“Bueno,” dijo Rom, “no puedes verlas porque no están visibles. Son hechos históricos que Japón es el primer y único país no europeo que alguna vez se alió con el Imperio Británico; a continuación, fue el campeón del mundo y, a pesar de haber sido devastada por bombardeos de EE.UU. resurgió como un ave fénix de las cenizas y ha logrado la prosperidad de la cual goza hoy en día. También es preciso recordar que si Japón nunca se hubiera levantado contra el imperialismo occidental, el mundo habría sido aún un lugar en el que los caucásicos se comportarían como si se tratara del maestro de la raza humana, tratando a todos los no blancos como sus herramientas.”
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Rom Talks with a UK Veteran

2010/04/21 01:20
Yesterday I had the great honour of exchanging ideas with a UK veteran named Gordon, with whom by divine providence I made friends on InterPals (http://www.interpals.net/). Here is the text with some minor alterations. I hope young people will learn something from our discussion.

Sorry for my silence, my dear Gordon. How are you? I hope you are very well. May I ask a question? What opinion do you have of the Japanese invasion of Singapore in 1942?

Hi Rom. Glad that you are back. Had a very busy weekend in my garden but the weather has changed back to winter today so no gardening. In answer to your question: The invasion of Singapore in 1942 should never have happened. The Japanese forces fought their way down Malaya and entered Singapore with a far smaller force than the British believed possible. We believed that the attack would be frontal and our fixed guns were facing seaward. We were caught out and surrendered before the facts were known. Churchill issued orders not to surrender but we did and the rest is history.

Thanks for your reply, my dear Gordon. As you know, I'm Anglophile and I understand that you didn't want it to happen, but I wonder if it wasn't the United States that was to blame for it. If the Anglo-Japanese Alliance had been still effective, the Japanese would have never invaded your colonies in Asia. America didn't like our alliance, so they did everything possible to sever our good relations. Thus ended the Alliance. By the way, don't you think it a good thing that most of your former colonies are now independent? After all, the War in the Pacific only brought freedom from imperialism. I hear Arnold J. Toynbee praised Japan for proving that the Europeans aren't invincible. I find him to be a fair-minded historian. As far as I know, FDR did want to help Churchill when in June 1940 all the Continent had succumbed to Nazi Germany. Great Britain was now alone fighting against Hitler. But the US president couldn't declare war on Germany because he had promised his nation that the US would always be neutral. So Churchill advised FDR to provoke Japan and he did. This was how the Pearl Harbor Attack came about. Was FDR unhappy? No. He was happy because now he had cause to help his ally. Had there been no Japan, all Europe would have been lost.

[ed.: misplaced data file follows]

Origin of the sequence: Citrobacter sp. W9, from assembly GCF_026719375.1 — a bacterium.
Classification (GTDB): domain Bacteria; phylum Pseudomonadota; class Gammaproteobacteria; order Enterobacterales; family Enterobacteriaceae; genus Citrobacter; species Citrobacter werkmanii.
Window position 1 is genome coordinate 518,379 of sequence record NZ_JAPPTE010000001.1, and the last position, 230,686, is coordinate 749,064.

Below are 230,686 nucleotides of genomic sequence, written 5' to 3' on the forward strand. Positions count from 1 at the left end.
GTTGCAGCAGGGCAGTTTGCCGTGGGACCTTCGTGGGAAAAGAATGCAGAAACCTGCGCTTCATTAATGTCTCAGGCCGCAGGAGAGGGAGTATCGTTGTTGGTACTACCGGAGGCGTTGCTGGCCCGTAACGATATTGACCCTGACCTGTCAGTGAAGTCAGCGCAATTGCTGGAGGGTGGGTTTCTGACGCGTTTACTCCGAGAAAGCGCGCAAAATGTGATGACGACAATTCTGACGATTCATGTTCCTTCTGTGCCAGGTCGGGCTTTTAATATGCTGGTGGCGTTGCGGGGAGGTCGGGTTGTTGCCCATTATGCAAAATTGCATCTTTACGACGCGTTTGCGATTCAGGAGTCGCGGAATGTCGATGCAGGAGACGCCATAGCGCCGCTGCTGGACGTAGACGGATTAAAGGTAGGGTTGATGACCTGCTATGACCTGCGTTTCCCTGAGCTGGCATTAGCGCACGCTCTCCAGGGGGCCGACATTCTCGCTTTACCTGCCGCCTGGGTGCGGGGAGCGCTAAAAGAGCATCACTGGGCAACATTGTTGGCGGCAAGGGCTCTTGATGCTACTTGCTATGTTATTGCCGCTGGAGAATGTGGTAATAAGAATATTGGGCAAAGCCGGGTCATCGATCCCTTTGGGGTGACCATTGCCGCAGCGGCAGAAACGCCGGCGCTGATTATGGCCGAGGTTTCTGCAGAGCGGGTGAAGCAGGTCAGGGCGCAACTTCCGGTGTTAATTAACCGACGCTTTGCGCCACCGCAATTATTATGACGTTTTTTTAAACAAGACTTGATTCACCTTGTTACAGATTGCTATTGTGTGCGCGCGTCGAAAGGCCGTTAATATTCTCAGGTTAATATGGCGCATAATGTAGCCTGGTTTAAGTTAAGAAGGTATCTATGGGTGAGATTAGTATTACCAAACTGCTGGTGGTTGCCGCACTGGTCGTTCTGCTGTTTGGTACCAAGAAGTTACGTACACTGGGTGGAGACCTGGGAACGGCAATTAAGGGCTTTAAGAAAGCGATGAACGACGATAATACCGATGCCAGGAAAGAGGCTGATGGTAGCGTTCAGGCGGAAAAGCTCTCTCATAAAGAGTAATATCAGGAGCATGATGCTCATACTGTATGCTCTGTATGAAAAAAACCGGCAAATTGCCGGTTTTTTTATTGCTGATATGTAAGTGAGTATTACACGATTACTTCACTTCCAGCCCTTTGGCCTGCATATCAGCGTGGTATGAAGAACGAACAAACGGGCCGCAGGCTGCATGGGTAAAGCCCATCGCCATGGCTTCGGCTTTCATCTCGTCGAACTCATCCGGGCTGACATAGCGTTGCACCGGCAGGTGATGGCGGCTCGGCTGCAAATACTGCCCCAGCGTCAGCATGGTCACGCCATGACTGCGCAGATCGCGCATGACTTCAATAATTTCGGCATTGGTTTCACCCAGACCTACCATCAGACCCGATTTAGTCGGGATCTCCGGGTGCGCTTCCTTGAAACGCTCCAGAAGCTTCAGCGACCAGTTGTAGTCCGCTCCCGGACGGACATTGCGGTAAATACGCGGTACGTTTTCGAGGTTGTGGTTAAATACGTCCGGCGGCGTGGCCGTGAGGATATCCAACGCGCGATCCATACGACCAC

How did FDR provoke Japan? I know Churchill and FDR were friends and you are quite right that America helped by Lease Lend at the start of the war but from what I have read Americans did not want any war because the money men were making money on the sidelines.

I hope my opinion hasn't offended you, my dear friend Gordon. Being Anglophile, I really hate the period when we fought against each other.

Not at all Rom. I too wish our two nations had never fought but to me (and I suspect you) all wars are futile. It is either religion or envy which causes them. For instance, Hitler could have beaten us if he had invaded us in 1941 but he thought we were a "Aryan" race so he turned his attention to the Soviet Union for more living room having called the Russians "sub human". How wrong he was!